We welcomed back Anthony Young to discuss his new book, “The Twenty-First Century Commercial Space Imperative.” During the first segment of our 92 minute discussion, Anthony talked about writing the book as part of the Springer Briefs In Space Development Series. He talked about commercial space emerging into a huge venue, then he outlined the format of his book which is for the most part the book’s Table of Contents (check out the book’s Amazon page to read the Table of Contents). You can follow along with us as our guest discusses the major topics and themes based on the Table of Contents. During this segment, I sked Anthony why he thought commercial space was the twenty-first century imperative. Don’t miss his response to my question. Other topics discussed in this segment included entrepreneurism, start-ups, even NASA projects. In chapter 2, Anthony talked about game changers in the industry. Here, he specifically cited SpaceX and Stratolaunch. Later, he included the developing cubesat industry and then in a later chapter, he cited the personal spaceflight industry. Anthony talked about reaching students and addressing the issues surrounding STEM, plus he talked about what was happening with private space outside the United States.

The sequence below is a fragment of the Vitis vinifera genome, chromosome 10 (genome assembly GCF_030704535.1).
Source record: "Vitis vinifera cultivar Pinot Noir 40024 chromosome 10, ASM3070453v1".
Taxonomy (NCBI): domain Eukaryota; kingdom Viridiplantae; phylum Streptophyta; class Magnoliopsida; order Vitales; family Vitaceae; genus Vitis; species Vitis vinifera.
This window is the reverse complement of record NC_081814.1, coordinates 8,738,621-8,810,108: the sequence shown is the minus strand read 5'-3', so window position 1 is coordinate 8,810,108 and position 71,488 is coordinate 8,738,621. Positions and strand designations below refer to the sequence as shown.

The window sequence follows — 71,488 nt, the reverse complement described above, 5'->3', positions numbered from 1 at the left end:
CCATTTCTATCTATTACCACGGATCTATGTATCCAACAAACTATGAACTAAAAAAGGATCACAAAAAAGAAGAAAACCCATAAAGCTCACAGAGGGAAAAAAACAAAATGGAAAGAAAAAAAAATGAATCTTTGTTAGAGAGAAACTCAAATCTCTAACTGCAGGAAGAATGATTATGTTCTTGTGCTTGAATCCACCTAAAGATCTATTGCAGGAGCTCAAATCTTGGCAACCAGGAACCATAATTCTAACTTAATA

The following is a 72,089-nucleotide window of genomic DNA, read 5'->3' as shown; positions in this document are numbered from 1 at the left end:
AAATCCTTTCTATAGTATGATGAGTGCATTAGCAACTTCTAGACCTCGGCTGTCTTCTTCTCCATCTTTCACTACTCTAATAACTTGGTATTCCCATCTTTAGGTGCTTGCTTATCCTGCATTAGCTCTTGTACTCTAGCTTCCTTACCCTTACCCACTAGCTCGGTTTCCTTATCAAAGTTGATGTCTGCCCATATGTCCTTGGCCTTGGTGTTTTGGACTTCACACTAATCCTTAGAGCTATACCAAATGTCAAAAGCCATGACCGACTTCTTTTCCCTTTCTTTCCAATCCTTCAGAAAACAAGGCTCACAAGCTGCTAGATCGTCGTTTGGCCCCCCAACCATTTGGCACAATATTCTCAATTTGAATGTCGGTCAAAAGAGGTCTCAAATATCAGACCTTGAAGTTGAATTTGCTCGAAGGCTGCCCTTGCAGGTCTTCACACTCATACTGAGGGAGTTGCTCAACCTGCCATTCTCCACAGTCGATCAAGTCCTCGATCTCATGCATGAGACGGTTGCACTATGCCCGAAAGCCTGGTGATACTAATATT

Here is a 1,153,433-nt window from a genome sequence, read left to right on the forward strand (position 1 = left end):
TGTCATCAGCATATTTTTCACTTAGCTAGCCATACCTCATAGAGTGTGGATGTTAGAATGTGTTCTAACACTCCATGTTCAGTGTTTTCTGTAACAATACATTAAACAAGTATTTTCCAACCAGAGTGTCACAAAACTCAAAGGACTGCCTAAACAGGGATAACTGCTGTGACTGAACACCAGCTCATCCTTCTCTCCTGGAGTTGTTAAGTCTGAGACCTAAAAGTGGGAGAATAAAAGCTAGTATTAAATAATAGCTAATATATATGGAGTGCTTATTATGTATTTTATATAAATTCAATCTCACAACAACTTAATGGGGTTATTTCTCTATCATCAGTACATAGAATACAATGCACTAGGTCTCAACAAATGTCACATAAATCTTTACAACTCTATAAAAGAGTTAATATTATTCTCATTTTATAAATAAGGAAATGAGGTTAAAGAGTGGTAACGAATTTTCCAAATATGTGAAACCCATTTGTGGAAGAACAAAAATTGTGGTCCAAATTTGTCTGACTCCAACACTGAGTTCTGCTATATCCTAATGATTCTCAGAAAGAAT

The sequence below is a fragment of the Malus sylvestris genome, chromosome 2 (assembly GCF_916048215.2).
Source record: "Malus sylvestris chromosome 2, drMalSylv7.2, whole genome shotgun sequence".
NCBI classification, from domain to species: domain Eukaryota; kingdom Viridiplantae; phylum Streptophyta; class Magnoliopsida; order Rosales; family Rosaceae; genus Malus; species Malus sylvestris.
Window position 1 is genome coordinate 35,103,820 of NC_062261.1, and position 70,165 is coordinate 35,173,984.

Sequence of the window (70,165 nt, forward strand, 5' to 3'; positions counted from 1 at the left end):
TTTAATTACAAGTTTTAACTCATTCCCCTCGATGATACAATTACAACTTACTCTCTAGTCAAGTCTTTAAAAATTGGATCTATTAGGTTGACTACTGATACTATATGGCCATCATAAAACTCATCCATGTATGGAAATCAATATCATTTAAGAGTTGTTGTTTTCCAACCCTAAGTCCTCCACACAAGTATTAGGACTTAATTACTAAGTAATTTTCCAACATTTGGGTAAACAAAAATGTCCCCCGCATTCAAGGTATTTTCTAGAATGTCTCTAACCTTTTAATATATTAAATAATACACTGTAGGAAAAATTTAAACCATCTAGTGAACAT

In the second segment, we talked about the upcoming movie, “The Martian” and the fact that it addresses a government mission and has nothing to do with commercial or private space. Anthony cited a recent headline he had seen saying the movie would do nothing to advance commercial space. Returning to the Moon came up next as did international projects which he said were a significant contributor to global peace. Near the end of the segment, a listener asked about the impact of the SpaceShip 2 accident and our guest talked about the NTSB findings. Despite the accident, he said their was significant potential for growth in the personal spaceflight segment of the industry, both for suborbital as well as for orbital flight. Anthony was asked about both the role and risk of government regulation in the emerging commercial space industry. As we were nearing the end of the program, I asked him for his thoughts on what the industry would look like ten years from now. Before our discussion ended, Anthony said he was working on a another book regarding the Apollo lunar samples.